Feb 2016 Review of publicly funded digital skills qualifications, 34 pages. The working group was chaired by Liz Williams, Director Tech Literacy and Education Programmes, BT Group. From the Foreword "I frequently hear people use the term 'digital natives'. Given the strategic importance of this tech literacy, we must move away from the belief that people can acquire these essential skills by osmosis. We should not confuse the confidence young people have using technology with the overwhelming need to put in place a robust structure to deliver digital skills to the level required in the UK, today and going forward."
Jan 2016 Computing graduate employability: sharing practice, CPHC and HEA. "Computing is one of the largest subject areas in Higher Education, and is taught in almost every institution, graduating around 9,000 students each year. However Computing graduates are recorded as having the highest unemployment rates for all subjects (11% for Computing compared with an overall rate of 7% for graduates of all subjects). This new report, jointly published by the Council of Professors and Heads of Computing (CPHC) and Higher Education Academy (HEA) highlights the depth, complexity and richness of employability practices in the sector, and aims to share those practices more widely."
2015 Final report of the Commission on Assessment without Levels. This DfE-sponsored report isn't about computing specifically, but it is an interesting look at assessment
2015 Exam Factories?, a report from the National Union of Teachers. Not directly about computing, but a passionate and well-evidenced critique of the unintended consequences of the accountability measures now being used in England (Ofsted, Progress 8, SATs, etc etc).
2015 Young Digital Makers Report, from Nesta, sets out to provide comprehensive data and insight on the perceptions, participation and provision of digital making opportunities for young people nationwide.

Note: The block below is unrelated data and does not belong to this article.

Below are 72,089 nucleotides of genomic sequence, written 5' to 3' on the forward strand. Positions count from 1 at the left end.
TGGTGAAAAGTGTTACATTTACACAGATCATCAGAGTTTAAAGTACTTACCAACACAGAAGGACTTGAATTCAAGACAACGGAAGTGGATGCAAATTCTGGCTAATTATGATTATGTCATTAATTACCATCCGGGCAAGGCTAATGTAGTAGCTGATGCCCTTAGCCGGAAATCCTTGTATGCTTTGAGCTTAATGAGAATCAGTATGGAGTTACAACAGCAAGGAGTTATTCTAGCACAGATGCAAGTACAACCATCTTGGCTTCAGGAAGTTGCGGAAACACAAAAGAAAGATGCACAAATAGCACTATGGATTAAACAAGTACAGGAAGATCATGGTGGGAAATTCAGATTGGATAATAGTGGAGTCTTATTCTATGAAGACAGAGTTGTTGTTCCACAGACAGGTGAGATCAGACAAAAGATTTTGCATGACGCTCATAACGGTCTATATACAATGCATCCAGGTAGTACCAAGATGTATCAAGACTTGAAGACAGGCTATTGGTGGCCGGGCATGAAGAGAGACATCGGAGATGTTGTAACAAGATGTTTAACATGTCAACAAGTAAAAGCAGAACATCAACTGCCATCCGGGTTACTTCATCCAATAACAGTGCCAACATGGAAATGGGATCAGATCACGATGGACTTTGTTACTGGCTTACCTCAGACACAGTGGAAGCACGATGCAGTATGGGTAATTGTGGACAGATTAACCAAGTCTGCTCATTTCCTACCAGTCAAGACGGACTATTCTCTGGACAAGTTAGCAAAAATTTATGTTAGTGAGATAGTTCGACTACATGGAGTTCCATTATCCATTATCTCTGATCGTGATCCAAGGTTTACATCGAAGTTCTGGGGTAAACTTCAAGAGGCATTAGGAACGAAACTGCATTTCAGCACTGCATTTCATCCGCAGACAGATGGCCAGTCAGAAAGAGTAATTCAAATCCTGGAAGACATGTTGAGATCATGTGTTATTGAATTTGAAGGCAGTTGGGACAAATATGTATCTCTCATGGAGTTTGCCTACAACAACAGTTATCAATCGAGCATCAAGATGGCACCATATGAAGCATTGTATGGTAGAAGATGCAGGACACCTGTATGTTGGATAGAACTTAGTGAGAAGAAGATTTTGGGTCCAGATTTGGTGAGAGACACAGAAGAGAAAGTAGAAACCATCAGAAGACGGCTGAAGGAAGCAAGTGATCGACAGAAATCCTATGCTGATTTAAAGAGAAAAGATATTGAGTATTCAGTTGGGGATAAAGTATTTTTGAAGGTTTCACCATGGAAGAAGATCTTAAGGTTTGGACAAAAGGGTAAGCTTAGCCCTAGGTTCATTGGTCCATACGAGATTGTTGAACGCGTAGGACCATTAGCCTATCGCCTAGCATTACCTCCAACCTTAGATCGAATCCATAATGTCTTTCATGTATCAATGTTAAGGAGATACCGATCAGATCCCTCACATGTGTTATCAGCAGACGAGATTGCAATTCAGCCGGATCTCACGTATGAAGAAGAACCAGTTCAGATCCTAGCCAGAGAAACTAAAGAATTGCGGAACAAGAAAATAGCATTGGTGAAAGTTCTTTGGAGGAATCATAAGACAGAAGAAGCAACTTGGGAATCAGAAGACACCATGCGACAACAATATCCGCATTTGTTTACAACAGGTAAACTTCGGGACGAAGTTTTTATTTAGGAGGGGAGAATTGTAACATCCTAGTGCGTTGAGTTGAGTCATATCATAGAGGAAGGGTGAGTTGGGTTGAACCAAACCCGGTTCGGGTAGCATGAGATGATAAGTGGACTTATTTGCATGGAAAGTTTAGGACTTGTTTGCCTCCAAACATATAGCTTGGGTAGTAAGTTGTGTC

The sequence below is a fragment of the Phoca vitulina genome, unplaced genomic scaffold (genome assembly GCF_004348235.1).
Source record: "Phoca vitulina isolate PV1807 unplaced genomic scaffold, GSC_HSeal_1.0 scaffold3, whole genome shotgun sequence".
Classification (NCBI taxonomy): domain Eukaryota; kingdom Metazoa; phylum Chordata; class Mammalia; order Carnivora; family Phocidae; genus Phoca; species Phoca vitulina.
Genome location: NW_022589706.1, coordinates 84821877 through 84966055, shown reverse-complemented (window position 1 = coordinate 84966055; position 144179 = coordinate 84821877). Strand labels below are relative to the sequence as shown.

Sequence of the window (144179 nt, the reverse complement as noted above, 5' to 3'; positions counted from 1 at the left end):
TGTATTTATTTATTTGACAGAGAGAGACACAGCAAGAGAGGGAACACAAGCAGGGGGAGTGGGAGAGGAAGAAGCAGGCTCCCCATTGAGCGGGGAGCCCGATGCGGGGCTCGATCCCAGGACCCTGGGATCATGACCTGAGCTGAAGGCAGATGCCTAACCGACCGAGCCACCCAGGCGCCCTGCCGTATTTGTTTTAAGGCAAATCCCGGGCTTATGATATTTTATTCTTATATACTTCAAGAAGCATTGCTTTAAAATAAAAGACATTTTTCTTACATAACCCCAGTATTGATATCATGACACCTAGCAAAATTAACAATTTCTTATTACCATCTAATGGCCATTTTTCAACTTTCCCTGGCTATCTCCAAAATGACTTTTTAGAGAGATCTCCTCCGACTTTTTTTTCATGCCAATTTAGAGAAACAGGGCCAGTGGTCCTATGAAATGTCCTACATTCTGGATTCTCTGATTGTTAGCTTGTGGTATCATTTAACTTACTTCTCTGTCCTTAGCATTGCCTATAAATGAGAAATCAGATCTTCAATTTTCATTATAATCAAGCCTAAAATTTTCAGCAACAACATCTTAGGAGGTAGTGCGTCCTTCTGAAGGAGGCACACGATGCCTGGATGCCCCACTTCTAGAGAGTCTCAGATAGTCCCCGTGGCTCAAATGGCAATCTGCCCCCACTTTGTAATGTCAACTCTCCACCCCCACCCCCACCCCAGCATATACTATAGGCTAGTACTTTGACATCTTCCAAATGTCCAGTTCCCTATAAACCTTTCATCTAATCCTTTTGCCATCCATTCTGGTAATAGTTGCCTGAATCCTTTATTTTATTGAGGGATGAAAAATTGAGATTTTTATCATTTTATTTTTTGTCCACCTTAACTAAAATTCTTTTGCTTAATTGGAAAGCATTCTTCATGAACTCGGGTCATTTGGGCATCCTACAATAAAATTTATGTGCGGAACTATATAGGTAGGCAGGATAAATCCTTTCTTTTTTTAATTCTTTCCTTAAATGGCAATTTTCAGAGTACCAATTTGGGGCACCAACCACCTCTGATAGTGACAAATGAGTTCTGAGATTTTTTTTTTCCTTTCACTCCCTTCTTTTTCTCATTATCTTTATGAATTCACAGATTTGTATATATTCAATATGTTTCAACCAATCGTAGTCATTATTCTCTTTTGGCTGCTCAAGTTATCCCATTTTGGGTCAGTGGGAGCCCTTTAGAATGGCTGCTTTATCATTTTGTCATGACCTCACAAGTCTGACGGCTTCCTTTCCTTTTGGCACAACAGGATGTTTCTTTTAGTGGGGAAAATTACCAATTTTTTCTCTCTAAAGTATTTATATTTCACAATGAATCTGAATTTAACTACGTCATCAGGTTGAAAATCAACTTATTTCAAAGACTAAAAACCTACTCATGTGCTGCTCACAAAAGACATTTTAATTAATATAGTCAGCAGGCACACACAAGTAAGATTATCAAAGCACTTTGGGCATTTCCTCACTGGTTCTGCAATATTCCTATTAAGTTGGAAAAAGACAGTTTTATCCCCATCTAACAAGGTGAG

2015 Make or break: the UK's Digital Future, report of the Lords Select Committee on Digital Skills, chaired by Baroness Sally Morgan, Feb 2015. It includes quite a bit about school education and teacher training. Direct link to PDF
2014 Computers at schools: it’s not enough to have them and it’s not enough to use them, Evidence Institute, Warsaw. Covers the board question of teaching ICT at school, but the second half of the abstract is very relevant to CAS: "The governments should no longer focus on providing ICT equipment as virtually all schools have computer labs and access to the Internet. More investment in this field would be counterproductive. The role of schools should be rather to teach students how to use computers and Internet in more sophisticated ways that facilitate learning and individual development. Teaching how computers work, e.g. with coding classes, should be introduced to school curricula."
2014 Mapping learner progression into digital creativity: Catalysts & Disconnects, a report of the Nominet Trust, Julian Sefton-Green and Lucy Brown, Oct 2014. TES article.
2014 Digital skills for tomorrow's world, report of the UK Digital Skills Task Force, chaired by Maggie Philbin. This report has a whole chapter on computing school.
2014 European Vacancy and Recruitment Report 2014. Low qualified workers encounter increasing difficulties to find a job, face lower job stability and are out-competed by medium-skilled workers even in elementary occupations. In contrast, job opportunities are growing in some high-skilled professions. These are the main findings of the European Vacancy and Recruitment Report 2014
2014 Policy Exchange Technology Manfesto, Policy Exchange, June 2014. Policy Exchange is an influential centre-right think tank. The "individuals" section makes direct and supportive references to the new Computing curriculum.
2013 Bugs in the System: Computer Science Teacher Certification in the U.S., ACM Computer Science Teachers Association, 2013. Summary blog post.
2013 (Dec)New A levels: subject content consultation BCS and CAS response to the consultation on new A Levels </p>
Jun 2013 The age of algorithms: algorithms, analytics, modelling and data for growth and public sector efficiencies, a letter to the Prime Minister from the UK Council for Science and Technology.
Mar 2013 In the balance: the STEM human capital crunch, Social Market Foundation.
Jan 2013 Technical Matters: Building a high quality technical and vocational route through the education system, a report for the Policy Exchange. Recommendations include:
2012 Technology Insights 2012, eSkills annual report on the education and employment scene in the technology sector. Has lots of useful facts and figures. Eg "The proportion of IT & telecoms professionals under 30 has fallen from 32% in 2001 to 19% in 2011."
Oct 2012 Michael Gove announces support for training Computer Science teachers, including £20,000 scholarships for initial teacher training. Video here, showing Michael Gove, Mark Dorling, Bill Mitchell, Ian Livingstone, and Chris Bishop. Coverage from the BBC, and the Guardian about it.